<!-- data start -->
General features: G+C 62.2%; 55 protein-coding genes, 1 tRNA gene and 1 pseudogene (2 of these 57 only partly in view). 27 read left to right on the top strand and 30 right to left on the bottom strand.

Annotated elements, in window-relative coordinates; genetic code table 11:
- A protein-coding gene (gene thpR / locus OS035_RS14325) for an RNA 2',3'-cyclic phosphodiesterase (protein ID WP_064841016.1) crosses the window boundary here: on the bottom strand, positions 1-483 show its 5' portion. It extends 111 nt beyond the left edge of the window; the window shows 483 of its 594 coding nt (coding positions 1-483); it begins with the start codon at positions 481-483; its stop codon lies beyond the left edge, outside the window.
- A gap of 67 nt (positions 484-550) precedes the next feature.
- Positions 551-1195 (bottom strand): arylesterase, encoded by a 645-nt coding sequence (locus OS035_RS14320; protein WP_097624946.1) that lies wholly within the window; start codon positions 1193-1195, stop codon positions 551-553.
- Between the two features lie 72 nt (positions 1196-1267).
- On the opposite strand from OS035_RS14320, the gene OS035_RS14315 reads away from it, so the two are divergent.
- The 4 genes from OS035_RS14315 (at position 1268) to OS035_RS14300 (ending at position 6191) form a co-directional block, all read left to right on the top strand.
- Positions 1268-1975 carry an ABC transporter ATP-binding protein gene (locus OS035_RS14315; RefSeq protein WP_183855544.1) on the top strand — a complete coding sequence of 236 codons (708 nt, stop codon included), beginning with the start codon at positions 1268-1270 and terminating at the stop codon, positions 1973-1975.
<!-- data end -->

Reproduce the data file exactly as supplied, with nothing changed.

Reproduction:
General features: G+C 62.2%; 55 protein-coding genes, 1 tRNA gene and 1 pseudogene (2 of these 57 only partly in view). 27 read left to right on the top strand and 30 right to left on the bottom strand.

Annotated elements, in window-relative coordinates; genetic code table 11:
- A protein-coding gene (gene thpR / locus OS035_RS14325) for an RNA 2',3'-cyclic phosphodiesterase (protein ID WP_064841016.1) crosses the window boundary here: on the bottom strand, positions 1-483 show its 5' portion. It extends 111 nt beyond the left edge of the window; the window shows 483 of its 594 coding nt (coding positions 1-483); it begins with the start codon at positions 481-483; its stop codon lies beyond the left edge, outside the window.
- A gap of 67 nt (positions 484-550) precedes the next feature.
- Positions 551-1195 (bottom strand): arylesterase, encoded by a 645-nt coding sequence (locus OS035_RS14320; protein WP_097624946.1) that lies wholly within the window; start codon positions 1193-1195, stop codon positions 551-553.
- Between the two features lie 72 nt (positions 1196-1267).
- On the opposite strand from OS035_RS14320, the gene OS035_RS14315 reads away from it, so the two are divergent.
- The 4 genes from OS035_RS14315 (at position 1268) to OS035_RS14300 (ending at position 6191) form a co-directional block, all read left to right on the top strand.
- Positions 1268-1975 carry an ABC transporter ATP-binding protein gene (locus OS035_RS14315; RefSeq protein WP_183855544.1) on the top strand — a complete coding sequence of 236 codons (708 nt, stop codon included), beginning with the start codon at positions 1268-1270 and terminating at the stop codon, positions 1973-1975.